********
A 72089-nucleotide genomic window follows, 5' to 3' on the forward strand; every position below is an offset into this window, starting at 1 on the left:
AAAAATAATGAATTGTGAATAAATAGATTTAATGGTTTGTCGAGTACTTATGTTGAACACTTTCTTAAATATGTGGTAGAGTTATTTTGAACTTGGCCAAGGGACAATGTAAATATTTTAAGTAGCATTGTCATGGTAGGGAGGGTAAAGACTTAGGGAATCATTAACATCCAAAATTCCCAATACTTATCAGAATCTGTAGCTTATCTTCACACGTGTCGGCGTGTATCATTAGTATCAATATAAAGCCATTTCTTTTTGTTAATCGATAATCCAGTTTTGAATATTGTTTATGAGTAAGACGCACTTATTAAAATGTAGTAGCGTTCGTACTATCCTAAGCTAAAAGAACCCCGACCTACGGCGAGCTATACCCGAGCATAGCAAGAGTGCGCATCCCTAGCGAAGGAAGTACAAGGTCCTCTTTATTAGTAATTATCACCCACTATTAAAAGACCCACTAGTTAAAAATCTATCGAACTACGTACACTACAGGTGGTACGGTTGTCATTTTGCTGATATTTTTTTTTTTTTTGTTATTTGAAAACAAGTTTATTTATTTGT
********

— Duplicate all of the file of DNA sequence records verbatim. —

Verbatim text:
A 72089-nucleotide genomic window follows, 5' to 3' on the forward strand; every position below is an offset into this window, starting at 1 on the left:
AAAAATAATGAATTGTGAATAAATAGATTTAATGGTTTGTCGAGTACTTATGTTGAACACTTTCTTAAATATGTGGTAGAGTTATTTTGAACTTGGCCAAGGGACAATGTAAATATTTTAAGTAGCATTGTCATGGTAGGGAGGGTAAAGACTTAGGGAATCATTAACATCCAAAATTCCCAATACTTATCAGAATCTGTAGCTTATCTTCACACGTGTCGGCGTGTATCATTAGTATCAATATAAAGCCATTTCTTTTTGTTAATCGATAATCCAGTTTTGAATATTGTTTATGAGTAAGACGCACTTATTAAAATGTAGTAGCGTTCGTACTATCCTAAGCTAAAAGAACCCCGACCTACGGCGAGCTATACCCGAGCATAGCAAGAGTGCGCATCCCTAGCGAAGGAAGTACAAGGTCCTCTTTATTAGTAATTATCACCCACTATTAAAAGACCCACTAGTTAAAAATCTATCGAACTACGTACACTACAGGTGGTACGGTTGTCATTTTGCTGATATTTTTTTTTTTTTTGTTATTTGAAAACAAGTTTATTTATTTGT